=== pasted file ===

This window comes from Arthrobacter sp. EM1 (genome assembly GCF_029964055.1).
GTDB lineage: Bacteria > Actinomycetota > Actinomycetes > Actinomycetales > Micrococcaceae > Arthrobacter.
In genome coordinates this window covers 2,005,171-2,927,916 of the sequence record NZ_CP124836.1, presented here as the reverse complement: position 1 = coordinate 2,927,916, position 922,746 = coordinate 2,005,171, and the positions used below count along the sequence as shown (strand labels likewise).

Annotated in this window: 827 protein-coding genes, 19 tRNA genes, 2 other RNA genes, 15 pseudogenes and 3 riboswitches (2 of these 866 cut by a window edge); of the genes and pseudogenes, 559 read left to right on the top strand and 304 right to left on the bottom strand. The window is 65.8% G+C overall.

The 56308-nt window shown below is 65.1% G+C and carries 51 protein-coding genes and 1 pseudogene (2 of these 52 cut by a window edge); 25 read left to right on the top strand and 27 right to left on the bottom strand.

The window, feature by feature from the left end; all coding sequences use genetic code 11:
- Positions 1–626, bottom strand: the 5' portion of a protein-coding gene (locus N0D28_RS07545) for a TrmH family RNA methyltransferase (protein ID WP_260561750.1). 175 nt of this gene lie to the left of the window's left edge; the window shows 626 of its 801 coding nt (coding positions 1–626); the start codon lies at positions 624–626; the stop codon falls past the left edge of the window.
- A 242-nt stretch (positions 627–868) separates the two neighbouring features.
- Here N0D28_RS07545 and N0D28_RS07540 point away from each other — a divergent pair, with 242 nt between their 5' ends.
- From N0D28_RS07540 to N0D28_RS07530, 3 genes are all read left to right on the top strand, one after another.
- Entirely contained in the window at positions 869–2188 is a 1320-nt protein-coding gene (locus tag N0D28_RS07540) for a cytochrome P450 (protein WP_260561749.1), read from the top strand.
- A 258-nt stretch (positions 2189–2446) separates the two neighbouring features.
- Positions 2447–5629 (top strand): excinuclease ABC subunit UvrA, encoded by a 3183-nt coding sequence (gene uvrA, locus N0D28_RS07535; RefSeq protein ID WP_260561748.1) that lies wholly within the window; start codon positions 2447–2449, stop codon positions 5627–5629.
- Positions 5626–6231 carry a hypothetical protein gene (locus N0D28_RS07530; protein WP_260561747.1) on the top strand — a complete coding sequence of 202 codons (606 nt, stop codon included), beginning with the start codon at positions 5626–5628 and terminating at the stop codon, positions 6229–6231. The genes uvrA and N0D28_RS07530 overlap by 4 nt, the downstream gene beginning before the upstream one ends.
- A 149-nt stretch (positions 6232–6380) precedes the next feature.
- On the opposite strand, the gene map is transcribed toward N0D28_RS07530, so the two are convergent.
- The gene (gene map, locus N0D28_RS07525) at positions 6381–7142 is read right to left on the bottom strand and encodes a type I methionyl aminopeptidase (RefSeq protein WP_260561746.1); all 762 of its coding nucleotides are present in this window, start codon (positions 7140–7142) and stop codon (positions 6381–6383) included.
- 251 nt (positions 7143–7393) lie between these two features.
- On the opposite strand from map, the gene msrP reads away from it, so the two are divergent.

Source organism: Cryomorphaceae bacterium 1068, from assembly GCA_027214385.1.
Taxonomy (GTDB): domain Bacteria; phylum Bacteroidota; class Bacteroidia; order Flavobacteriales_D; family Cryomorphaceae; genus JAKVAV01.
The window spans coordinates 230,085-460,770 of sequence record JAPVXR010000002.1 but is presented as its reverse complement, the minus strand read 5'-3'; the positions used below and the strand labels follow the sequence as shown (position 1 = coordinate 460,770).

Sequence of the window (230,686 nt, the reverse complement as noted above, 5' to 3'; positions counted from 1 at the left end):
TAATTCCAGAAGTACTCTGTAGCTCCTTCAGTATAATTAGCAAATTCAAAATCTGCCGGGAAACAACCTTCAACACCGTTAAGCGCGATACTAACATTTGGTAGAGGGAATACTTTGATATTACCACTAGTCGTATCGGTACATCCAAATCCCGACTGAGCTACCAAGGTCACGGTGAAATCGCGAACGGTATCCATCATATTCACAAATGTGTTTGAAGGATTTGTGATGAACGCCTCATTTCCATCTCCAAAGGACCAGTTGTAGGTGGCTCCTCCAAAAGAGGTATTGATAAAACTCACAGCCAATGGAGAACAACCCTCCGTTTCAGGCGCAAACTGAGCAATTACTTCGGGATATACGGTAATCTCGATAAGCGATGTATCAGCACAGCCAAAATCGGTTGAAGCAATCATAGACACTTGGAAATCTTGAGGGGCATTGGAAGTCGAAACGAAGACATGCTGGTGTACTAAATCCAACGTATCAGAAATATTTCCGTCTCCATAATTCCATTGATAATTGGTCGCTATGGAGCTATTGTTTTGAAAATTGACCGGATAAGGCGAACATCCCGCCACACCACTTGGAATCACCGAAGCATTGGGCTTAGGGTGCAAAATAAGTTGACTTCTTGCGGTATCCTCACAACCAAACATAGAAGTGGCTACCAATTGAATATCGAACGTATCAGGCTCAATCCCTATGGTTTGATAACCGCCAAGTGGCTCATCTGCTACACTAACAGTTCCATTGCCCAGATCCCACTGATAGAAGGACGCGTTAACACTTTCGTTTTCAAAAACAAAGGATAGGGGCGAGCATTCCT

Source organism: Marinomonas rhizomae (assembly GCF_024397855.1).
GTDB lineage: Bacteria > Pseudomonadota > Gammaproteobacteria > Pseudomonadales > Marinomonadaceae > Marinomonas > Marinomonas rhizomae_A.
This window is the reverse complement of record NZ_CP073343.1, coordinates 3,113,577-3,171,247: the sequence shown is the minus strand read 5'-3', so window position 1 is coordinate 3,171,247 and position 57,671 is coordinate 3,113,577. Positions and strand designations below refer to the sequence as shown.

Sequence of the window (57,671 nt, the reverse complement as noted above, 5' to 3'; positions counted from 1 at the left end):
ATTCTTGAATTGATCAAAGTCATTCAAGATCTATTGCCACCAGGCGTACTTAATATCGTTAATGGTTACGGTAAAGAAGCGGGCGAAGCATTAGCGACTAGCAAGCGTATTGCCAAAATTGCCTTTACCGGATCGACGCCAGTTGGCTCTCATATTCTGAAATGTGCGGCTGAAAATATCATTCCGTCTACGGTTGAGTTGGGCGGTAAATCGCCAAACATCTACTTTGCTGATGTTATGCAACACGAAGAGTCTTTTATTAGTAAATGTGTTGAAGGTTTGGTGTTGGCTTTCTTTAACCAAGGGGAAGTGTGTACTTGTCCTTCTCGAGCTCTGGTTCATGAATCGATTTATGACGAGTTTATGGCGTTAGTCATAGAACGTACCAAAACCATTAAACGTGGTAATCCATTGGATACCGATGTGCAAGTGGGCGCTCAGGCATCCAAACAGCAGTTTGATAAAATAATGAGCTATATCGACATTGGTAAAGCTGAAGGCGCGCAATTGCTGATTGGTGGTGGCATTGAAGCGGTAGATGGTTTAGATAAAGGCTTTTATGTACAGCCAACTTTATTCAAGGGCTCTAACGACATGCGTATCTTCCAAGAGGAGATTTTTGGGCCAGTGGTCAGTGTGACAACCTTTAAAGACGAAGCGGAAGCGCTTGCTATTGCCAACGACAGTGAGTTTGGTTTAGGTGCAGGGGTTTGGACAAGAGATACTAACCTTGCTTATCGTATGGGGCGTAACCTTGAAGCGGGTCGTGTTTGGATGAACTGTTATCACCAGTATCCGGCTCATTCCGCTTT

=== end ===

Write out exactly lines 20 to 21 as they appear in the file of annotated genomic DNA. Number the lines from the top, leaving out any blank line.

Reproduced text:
Source organism: Cryomorphaceae bacterium 1068, from assembly GCA_027214385.1.
Taxonomy (GTDB): domain Bacteria; phylum Bacteroidota; class Bacteroidia; order Flavobacteriales_D; family Cryomorphaceae; genus JAKVAV01.